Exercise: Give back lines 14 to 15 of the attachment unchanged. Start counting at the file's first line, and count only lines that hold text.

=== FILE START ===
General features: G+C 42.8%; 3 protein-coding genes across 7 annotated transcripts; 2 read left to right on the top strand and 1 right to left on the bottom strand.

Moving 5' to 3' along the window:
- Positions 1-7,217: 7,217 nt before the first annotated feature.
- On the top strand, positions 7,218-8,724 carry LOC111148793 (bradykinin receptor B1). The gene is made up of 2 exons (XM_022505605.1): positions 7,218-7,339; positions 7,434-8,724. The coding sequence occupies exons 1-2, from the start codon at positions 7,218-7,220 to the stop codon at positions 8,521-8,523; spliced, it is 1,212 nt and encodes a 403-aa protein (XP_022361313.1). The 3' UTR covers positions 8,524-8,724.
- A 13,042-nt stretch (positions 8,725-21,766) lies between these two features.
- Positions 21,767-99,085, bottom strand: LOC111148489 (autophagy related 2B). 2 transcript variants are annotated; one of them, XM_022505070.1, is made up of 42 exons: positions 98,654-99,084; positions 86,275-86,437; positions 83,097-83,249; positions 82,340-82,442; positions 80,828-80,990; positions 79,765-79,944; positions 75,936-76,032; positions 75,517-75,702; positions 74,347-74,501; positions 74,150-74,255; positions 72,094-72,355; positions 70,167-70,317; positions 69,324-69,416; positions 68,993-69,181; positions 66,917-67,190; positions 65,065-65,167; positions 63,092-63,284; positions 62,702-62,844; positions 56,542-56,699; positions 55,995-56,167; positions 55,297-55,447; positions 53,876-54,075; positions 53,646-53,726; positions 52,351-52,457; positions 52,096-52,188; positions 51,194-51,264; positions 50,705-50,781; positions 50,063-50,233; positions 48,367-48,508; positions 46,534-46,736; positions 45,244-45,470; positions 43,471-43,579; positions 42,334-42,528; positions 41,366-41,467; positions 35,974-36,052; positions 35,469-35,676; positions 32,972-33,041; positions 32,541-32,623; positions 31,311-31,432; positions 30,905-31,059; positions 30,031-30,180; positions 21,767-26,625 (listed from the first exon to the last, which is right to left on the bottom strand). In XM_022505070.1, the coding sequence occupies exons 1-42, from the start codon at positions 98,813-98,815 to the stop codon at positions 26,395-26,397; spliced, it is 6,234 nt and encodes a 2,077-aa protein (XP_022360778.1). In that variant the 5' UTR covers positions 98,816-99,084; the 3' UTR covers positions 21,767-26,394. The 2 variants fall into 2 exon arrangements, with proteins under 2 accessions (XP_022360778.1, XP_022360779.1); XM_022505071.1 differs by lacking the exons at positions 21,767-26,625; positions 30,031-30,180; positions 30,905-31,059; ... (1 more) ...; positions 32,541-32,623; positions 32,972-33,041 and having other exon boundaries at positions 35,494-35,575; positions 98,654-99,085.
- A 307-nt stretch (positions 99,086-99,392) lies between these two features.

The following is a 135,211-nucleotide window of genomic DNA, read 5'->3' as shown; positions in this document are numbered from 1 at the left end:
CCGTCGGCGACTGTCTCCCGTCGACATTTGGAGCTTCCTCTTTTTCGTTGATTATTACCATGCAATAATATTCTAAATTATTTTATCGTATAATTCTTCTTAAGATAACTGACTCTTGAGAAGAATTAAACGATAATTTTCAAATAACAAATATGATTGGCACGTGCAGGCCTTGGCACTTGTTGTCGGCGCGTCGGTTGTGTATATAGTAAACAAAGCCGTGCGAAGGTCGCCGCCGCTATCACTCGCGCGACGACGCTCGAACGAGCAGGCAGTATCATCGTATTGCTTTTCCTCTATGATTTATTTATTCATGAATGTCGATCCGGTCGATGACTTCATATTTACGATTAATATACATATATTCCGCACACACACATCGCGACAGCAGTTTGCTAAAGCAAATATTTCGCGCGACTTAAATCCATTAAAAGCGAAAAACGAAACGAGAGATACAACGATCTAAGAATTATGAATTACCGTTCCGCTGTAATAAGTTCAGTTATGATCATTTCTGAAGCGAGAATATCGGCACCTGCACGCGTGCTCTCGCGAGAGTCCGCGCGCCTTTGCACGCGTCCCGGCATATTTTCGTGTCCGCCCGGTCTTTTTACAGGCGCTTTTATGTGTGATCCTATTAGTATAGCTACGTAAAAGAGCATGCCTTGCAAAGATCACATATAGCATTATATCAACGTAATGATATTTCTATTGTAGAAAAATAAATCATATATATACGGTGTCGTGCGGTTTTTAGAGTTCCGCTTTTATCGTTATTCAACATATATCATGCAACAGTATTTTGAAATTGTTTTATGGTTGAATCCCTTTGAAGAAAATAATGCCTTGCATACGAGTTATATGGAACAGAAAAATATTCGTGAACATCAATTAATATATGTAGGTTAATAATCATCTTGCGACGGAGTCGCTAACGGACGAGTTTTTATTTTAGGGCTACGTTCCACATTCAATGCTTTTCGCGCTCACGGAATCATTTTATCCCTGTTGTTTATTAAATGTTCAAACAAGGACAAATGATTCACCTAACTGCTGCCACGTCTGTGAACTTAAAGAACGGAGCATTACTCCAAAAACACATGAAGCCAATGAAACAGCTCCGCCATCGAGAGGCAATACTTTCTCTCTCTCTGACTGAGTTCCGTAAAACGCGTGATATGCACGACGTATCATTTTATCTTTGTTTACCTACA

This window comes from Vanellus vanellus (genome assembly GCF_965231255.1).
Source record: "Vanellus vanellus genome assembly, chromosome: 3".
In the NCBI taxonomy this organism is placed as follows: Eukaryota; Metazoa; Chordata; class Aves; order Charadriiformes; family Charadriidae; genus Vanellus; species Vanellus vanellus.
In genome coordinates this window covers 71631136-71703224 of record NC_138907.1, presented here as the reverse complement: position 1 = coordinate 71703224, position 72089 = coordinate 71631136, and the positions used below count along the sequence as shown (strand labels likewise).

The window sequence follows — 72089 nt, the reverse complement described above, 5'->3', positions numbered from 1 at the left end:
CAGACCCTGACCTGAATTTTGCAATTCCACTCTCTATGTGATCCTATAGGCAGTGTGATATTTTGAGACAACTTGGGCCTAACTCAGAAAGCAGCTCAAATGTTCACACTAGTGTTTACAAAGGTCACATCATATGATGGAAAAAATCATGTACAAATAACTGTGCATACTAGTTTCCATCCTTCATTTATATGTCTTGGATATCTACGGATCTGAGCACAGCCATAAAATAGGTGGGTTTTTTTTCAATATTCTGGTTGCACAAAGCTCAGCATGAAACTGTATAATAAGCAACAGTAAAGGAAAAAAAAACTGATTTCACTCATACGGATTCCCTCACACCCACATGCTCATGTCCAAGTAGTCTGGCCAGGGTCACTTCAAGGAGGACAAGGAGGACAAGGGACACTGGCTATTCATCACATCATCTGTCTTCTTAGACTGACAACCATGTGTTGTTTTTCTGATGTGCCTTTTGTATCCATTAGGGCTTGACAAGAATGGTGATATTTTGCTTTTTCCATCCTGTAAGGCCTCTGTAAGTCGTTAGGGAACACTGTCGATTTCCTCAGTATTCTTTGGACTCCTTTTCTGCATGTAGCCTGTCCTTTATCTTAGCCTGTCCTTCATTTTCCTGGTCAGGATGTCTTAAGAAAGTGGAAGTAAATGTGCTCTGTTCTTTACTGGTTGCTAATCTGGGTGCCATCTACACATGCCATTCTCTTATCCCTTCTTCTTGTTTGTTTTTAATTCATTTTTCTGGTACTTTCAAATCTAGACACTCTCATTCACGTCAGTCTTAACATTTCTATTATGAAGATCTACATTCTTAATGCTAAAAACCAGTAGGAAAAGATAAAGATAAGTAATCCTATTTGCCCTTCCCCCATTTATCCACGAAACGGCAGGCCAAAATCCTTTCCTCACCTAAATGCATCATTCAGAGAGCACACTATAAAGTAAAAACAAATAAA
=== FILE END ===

The window sequence follows — 72089 nt, the reverse complement described above, 5'->3', positions numbered from 1 at the left end:
CAGACCCTGACCTGAATTTTGCAATTCCACTCTCTATGTGATCCTATAGGCAGTGTGATATTTTGAGACAACTTGGGCCTAACTCAGAAAGCAGCTCAAATGTTCACACTAGTGTTTACAAAGGTCACATCATATGATGGAAAAAATCATGTACAAATAACTGTGCATACTAGTTTCCATCCTTCATTTATATGTCTTGGATATCTACGGATCTGAGCACAGCCATAAAATAGGTGGGTTTTTTTTCAATATTCTGGTTGCACAAAGCTCAGCATGAAACTGTATAATAAGCAACAGTAAAGGAAAAAAAAACTGATTTCACTCATACGGATTCCCTCACACCCACATGCTCATGTCCAAGTAGTCTGGCCAGGGTCACTTCAAGGAGGACAAGGAGGACAAGGGACACTGGCTATTCATCACATCATCTGTCTTCTTAGACTGACAACCATGTGTTGTTTTTCTGATGTGCCTTTTGTATCCATTAGGGCTTGACAAGAATGGTGATATTTTGCTTTTTCCATCCTGTAAGGCCTCTGTAAGTCGTTAGGGAACACTGTCGATTTCCTCAGTATTCTTTGGACTCCTTTTCTGCATGTAGCCTGTCCTTTATCTTAGCCTGTCCTTCATTTTCCTGGTCAGGATGTCTTAAGAAAGTGGAAGTAAATGTGCTCTGTTCTTTACTGGTTGCTAATCTGGGTGCCATCTACACATGCCATTCTCTTATCCCTTCTTCTTGTTTGTTTTTAATTCATTTTTCTGGTACTTTCAAATCTAGACACTCTCATTCACGTCAGTCTTAACATTTCTATTATGAAGATCTACATTCTTAATGCTAAAAACCAGTAGGAAAAGATAAAGATAAGTAATCCTATTTGCCCTTCCCCCATTTATCCACGAAACGGCAGGCCAAAATCCTTTCCTCACCTAAATGCATCATTCAGAGAGCACACTATAAAGTAAAAACAAATAAA